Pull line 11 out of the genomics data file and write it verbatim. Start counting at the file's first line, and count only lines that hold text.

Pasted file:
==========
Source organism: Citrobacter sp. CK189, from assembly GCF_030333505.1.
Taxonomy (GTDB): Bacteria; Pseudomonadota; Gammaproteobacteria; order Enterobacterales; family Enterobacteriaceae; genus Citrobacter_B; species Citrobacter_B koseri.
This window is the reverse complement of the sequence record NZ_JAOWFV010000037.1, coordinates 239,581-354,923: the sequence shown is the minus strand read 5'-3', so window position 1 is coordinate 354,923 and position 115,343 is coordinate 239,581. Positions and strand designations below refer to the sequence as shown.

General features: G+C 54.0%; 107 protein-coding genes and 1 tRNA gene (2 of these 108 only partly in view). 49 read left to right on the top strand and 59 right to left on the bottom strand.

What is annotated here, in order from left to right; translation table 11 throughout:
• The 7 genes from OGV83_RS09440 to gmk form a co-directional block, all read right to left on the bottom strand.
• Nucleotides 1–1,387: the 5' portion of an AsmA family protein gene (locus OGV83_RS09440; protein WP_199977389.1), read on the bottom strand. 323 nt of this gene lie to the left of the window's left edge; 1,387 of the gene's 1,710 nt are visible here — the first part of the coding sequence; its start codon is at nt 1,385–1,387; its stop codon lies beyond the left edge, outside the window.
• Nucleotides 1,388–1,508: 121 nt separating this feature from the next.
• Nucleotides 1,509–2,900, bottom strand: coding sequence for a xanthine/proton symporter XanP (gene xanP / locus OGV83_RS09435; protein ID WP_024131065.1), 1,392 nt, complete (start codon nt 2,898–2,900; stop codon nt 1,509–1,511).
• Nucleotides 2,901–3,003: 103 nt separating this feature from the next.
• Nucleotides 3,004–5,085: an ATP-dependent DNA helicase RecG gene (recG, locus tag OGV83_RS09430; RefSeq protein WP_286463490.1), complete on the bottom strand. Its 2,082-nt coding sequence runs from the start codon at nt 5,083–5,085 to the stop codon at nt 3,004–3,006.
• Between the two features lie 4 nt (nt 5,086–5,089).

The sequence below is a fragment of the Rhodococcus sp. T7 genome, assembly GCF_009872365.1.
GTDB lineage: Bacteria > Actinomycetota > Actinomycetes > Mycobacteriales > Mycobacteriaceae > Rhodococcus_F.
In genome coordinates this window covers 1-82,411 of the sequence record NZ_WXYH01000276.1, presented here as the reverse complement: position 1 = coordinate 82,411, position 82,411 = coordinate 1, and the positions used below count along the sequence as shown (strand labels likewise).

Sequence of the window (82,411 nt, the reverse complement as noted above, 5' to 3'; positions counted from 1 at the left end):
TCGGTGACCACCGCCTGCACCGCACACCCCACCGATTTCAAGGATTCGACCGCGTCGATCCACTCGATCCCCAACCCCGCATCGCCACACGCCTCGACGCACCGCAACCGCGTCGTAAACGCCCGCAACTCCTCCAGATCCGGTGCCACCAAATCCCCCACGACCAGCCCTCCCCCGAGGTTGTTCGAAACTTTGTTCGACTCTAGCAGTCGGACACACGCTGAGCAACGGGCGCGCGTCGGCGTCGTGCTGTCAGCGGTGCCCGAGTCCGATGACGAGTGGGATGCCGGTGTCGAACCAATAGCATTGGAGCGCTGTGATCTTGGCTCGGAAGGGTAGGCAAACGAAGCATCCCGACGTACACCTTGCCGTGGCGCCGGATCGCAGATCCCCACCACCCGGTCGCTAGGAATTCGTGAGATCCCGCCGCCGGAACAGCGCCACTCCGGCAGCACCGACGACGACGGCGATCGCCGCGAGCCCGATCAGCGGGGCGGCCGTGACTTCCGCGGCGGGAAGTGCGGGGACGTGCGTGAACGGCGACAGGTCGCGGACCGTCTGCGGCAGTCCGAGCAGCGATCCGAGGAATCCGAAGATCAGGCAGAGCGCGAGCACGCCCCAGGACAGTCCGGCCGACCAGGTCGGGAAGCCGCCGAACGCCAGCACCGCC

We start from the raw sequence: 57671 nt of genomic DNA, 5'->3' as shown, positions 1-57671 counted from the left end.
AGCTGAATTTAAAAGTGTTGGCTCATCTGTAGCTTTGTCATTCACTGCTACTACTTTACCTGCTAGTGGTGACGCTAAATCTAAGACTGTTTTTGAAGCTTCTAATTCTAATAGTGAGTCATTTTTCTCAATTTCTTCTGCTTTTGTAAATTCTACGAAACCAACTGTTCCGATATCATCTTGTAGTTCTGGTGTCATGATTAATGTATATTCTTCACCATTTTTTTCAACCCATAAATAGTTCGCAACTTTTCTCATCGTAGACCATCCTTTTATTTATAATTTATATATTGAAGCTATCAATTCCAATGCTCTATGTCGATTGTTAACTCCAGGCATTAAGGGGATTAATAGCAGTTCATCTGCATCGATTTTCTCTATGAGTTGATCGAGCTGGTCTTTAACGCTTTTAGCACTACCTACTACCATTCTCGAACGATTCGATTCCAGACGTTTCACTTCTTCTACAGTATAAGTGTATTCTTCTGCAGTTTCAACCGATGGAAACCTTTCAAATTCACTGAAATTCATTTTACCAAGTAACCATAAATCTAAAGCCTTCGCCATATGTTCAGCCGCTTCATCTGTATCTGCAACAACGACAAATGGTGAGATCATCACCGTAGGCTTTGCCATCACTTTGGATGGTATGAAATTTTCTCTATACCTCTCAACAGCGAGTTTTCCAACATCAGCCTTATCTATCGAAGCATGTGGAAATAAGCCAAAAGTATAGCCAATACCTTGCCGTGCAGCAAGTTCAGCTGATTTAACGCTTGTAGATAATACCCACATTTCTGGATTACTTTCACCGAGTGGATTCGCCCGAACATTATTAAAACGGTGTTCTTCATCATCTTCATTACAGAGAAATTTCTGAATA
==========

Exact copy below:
• Nucleotides 3,004–5,085: an ATP-dependent DNA helicase RecG gene (recG, locus tag OGV83_RS09430; RefSeq protein WP_286463490.1), complete on the bottom strand. Its 2,082-nt coding sequence runs from the start codon at nt 5,083–5,085 to the stop codon at nt 3,004–3,006.